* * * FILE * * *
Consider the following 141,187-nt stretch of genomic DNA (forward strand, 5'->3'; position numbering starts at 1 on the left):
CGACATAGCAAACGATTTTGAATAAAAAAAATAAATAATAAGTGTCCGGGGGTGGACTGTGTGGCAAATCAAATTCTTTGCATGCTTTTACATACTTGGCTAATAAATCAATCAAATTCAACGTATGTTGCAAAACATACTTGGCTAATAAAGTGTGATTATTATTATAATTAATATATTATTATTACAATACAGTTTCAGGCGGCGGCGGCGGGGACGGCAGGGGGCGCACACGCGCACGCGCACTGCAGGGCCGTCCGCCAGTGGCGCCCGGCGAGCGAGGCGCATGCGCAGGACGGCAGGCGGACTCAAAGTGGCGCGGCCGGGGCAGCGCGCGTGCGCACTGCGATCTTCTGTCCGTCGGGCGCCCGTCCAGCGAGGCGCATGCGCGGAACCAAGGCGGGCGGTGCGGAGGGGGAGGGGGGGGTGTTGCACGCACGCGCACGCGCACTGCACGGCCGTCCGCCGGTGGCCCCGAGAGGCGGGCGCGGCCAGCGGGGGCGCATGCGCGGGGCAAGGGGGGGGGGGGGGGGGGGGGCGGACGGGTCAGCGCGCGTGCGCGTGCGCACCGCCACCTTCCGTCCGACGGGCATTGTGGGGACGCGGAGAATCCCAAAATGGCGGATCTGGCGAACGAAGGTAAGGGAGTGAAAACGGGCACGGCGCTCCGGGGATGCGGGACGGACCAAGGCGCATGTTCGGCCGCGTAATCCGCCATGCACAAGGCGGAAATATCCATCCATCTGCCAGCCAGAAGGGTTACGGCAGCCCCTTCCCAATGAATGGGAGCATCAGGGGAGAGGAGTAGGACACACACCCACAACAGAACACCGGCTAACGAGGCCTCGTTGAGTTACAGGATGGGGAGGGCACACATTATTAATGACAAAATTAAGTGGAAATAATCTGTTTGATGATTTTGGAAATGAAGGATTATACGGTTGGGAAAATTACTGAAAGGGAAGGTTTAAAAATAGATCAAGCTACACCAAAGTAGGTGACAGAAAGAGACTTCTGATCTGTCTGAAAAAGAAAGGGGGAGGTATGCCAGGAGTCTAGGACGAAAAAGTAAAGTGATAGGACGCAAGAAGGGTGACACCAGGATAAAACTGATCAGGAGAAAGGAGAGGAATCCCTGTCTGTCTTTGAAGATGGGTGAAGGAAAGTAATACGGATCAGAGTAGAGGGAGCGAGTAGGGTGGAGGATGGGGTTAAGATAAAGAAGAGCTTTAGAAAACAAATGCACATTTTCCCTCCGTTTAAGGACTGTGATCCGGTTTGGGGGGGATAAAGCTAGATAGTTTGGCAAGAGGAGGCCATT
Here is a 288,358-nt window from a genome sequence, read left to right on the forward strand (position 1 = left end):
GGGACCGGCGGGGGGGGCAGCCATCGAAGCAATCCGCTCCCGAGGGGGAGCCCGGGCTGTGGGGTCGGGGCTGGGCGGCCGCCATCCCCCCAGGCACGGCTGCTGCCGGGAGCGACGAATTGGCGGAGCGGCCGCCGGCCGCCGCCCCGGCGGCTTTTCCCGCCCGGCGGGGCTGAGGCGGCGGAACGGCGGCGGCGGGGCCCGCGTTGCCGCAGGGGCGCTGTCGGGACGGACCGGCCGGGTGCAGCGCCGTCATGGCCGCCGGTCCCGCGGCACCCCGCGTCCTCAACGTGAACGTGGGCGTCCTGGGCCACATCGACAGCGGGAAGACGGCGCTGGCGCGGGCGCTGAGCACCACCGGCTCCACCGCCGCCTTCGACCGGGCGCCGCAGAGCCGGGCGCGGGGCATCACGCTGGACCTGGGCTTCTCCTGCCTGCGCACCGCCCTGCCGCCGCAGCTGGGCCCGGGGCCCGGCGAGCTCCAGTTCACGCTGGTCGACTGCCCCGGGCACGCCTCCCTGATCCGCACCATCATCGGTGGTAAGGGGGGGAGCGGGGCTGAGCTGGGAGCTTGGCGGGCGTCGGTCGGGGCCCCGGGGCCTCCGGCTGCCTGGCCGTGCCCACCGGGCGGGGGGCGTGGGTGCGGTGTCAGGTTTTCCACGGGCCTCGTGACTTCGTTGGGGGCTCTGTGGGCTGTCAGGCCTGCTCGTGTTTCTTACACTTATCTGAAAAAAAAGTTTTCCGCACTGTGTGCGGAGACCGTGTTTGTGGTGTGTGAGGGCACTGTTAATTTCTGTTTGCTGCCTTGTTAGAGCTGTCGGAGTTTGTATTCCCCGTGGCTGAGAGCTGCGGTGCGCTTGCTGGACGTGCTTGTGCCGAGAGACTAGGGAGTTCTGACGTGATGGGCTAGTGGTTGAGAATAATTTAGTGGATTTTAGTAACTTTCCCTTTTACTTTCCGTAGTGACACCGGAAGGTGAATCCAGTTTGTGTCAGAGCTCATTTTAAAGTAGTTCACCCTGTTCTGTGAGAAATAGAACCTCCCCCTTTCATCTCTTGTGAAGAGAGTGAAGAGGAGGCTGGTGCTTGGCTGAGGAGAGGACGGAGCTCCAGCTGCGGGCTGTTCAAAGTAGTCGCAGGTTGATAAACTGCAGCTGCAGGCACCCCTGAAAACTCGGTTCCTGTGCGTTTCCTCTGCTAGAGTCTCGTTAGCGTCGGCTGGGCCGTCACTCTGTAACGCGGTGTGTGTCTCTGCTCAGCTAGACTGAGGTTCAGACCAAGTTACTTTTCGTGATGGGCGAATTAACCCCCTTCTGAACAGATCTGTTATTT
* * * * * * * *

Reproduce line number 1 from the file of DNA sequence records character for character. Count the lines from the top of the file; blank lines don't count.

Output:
Consider the following 141,187-nt stretch of genomic DNA (forward strand, 5'->3'; position numbering starts at 1 on the left):